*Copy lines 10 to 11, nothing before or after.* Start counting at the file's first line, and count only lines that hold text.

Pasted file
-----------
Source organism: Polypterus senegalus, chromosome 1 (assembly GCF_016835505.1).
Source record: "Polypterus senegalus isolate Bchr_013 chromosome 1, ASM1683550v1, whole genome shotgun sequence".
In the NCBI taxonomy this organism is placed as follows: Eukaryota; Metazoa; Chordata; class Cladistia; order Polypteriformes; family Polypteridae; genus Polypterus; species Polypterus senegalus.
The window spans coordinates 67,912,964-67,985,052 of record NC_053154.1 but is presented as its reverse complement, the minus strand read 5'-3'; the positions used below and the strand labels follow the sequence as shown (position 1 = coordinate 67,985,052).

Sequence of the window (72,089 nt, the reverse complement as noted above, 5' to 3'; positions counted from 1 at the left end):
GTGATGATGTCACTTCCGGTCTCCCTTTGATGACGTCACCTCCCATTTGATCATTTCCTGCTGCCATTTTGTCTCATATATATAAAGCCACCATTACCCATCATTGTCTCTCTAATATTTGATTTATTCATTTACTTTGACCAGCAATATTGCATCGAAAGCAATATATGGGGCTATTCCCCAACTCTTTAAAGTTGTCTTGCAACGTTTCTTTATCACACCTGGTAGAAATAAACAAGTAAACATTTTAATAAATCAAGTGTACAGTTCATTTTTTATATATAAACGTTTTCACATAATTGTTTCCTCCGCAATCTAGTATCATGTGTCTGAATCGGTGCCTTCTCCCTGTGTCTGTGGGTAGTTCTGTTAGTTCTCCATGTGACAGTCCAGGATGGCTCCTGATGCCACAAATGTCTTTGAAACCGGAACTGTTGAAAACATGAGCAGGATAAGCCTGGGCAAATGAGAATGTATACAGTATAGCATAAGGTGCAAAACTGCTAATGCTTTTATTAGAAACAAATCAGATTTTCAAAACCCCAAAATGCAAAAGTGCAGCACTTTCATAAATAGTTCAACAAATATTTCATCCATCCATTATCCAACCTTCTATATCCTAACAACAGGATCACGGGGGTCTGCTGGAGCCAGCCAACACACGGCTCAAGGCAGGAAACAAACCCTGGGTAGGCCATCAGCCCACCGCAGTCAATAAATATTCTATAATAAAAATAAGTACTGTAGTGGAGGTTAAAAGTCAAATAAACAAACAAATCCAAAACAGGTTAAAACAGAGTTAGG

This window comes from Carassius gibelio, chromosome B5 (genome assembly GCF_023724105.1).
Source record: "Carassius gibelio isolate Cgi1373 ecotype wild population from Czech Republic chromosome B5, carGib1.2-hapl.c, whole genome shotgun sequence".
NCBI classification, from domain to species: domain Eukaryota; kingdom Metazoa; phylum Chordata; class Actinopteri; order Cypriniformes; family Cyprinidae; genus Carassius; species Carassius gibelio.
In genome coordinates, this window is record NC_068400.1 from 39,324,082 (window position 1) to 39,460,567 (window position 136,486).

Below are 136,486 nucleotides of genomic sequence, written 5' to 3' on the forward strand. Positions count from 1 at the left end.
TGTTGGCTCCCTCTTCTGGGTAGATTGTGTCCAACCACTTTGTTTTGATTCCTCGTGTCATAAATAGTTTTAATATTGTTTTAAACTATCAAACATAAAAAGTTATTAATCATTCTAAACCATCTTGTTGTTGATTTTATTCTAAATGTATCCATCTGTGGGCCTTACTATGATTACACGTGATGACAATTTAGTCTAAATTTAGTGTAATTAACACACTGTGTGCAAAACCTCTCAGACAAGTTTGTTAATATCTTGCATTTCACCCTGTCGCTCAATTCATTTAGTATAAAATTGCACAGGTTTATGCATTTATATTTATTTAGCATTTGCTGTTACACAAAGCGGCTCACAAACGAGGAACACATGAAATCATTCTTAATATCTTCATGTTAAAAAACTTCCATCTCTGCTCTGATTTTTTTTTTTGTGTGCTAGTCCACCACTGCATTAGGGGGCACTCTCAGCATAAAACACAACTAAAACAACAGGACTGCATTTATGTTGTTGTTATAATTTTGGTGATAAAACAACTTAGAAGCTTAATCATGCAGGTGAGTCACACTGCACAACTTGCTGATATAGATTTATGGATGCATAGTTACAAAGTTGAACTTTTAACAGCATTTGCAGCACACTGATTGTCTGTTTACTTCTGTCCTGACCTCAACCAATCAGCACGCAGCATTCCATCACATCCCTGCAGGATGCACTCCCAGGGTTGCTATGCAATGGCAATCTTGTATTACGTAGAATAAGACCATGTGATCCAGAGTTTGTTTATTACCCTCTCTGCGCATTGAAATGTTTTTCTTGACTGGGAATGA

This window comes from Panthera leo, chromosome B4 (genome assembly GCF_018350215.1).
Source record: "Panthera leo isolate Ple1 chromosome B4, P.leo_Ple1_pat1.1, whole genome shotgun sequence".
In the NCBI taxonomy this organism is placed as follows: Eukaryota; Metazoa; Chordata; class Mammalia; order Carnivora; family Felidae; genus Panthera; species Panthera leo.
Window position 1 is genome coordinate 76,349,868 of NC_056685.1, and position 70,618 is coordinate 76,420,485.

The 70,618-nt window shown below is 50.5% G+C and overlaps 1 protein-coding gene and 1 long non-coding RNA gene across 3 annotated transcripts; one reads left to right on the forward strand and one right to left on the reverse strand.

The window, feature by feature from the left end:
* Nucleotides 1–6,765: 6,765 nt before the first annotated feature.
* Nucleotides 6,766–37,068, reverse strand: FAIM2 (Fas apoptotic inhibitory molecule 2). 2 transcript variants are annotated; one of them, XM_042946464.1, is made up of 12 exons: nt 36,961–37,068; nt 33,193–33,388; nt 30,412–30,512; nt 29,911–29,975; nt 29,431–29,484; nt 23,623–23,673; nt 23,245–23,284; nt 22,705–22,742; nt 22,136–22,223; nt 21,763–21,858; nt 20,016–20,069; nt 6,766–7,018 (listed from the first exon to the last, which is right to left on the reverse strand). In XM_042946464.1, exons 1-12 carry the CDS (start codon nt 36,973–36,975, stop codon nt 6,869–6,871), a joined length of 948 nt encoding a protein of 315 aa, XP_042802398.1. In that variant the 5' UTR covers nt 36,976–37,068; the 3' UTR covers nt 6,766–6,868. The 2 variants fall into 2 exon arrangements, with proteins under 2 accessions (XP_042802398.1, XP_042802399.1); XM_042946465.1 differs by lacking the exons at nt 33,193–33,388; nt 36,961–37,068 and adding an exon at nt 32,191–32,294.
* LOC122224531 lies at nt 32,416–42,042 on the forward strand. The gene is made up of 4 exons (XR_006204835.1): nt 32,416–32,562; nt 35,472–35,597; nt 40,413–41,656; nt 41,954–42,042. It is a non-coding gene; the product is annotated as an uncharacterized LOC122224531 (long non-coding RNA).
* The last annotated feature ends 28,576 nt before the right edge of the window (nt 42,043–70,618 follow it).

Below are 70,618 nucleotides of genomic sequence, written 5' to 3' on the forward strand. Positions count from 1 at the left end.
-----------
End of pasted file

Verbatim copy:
In genome coordinates, this window is record NC_068400.1 from 39,324,082 (window position 1) to 39,460,567 (window position 136,486).

Below are 136,486 nucleotides of genomic sequence, written 5' to 3' on the forward strand. Positions count from 1 at the left end.